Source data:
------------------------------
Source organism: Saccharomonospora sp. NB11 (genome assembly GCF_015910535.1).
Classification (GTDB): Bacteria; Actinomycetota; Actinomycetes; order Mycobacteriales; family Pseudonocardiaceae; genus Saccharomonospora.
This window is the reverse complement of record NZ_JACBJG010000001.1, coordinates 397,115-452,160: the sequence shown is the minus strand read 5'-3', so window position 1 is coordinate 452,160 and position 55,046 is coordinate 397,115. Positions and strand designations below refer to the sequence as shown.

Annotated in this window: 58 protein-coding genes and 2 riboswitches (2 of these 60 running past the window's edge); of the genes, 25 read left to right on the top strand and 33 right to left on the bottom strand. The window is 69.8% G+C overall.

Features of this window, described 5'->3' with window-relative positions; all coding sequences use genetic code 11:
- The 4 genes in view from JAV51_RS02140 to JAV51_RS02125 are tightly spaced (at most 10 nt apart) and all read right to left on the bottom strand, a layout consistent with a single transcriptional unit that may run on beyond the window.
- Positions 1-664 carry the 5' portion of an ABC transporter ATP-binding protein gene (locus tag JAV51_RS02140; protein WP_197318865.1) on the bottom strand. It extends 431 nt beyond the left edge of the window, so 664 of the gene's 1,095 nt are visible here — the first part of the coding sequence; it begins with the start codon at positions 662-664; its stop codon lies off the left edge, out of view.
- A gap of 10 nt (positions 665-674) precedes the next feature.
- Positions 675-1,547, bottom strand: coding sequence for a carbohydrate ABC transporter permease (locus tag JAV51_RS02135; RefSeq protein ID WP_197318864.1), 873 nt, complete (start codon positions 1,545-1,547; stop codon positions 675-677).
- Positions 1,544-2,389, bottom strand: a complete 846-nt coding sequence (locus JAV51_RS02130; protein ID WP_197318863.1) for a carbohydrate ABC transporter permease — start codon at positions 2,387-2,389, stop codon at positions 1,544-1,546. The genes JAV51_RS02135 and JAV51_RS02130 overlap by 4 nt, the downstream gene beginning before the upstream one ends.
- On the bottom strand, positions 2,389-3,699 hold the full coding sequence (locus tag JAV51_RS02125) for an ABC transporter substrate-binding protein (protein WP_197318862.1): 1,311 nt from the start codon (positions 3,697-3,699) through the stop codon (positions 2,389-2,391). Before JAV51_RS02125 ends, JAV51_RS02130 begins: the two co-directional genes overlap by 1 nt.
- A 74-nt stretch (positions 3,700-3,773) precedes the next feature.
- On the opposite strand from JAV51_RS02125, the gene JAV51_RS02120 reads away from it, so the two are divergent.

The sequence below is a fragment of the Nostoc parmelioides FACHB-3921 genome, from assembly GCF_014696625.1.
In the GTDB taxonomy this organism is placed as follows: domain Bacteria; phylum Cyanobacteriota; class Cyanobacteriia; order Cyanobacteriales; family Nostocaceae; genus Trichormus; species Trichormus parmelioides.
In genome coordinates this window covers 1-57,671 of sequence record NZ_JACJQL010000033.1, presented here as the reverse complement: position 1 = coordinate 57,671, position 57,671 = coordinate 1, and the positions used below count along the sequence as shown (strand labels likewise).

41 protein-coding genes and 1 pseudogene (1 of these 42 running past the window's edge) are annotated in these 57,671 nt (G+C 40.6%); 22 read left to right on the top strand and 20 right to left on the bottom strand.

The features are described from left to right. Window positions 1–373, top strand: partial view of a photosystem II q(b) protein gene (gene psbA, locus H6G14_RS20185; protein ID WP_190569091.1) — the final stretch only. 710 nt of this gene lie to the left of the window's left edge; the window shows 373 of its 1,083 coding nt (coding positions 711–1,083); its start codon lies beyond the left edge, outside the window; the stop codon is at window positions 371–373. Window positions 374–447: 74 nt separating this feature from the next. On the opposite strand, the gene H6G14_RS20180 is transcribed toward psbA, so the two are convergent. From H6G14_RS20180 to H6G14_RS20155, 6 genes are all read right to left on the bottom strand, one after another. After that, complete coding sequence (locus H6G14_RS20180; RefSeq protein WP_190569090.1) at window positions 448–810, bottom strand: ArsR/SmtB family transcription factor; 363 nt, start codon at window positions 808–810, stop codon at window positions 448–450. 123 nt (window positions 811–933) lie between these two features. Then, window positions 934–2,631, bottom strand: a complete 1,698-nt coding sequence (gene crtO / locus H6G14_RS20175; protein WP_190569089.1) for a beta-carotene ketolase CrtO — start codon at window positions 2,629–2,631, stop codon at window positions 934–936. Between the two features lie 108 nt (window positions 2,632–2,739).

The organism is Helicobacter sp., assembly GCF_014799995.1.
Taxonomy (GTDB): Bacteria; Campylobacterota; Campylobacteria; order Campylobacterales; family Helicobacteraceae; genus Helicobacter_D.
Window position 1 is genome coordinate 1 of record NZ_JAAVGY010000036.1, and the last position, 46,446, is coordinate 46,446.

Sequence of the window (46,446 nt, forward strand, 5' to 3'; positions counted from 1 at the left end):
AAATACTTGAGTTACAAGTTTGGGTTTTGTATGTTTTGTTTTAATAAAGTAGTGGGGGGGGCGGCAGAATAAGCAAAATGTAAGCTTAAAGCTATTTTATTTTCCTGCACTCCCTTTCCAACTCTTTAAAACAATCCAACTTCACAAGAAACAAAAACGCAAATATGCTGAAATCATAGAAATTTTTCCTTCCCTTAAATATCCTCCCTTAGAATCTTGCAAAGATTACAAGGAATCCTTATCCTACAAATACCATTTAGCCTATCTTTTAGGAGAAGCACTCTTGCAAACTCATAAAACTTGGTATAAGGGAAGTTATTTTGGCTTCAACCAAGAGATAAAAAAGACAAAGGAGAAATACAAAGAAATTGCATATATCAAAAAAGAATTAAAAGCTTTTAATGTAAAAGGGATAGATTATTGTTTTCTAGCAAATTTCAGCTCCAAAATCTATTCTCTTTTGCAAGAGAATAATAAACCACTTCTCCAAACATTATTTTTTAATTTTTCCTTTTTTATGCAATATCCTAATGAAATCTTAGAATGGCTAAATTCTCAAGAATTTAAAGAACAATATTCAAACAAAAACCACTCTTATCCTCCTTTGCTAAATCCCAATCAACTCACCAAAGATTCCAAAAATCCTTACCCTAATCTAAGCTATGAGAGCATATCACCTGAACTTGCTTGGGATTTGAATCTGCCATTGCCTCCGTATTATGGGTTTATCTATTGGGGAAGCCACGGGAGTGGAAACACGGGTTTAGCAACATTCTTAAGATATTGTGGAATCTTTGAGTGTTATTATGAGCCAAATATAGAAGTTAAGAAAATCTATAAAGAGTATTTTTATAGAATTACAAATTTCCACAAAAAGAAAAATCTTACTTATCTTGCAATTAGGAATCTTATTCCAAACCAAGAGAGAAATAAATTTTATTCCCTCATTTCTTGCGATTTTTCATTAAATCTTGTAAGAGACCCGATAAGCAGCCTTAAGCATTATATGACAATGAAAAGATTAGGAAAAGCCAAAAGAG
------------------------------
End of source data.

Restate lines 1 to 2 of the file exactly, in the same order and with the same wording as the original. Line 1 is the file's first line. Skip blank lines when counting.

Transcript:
Source organism: Saccharomonospora sp. NB11 (genome assembly GCF_015910535.1).
Classification (GTDB): Bacteria; Actinomycetota; Actinomycetes; order Mycobacteriales; family Pseudonocardiaceae; genus Saccharomonospora.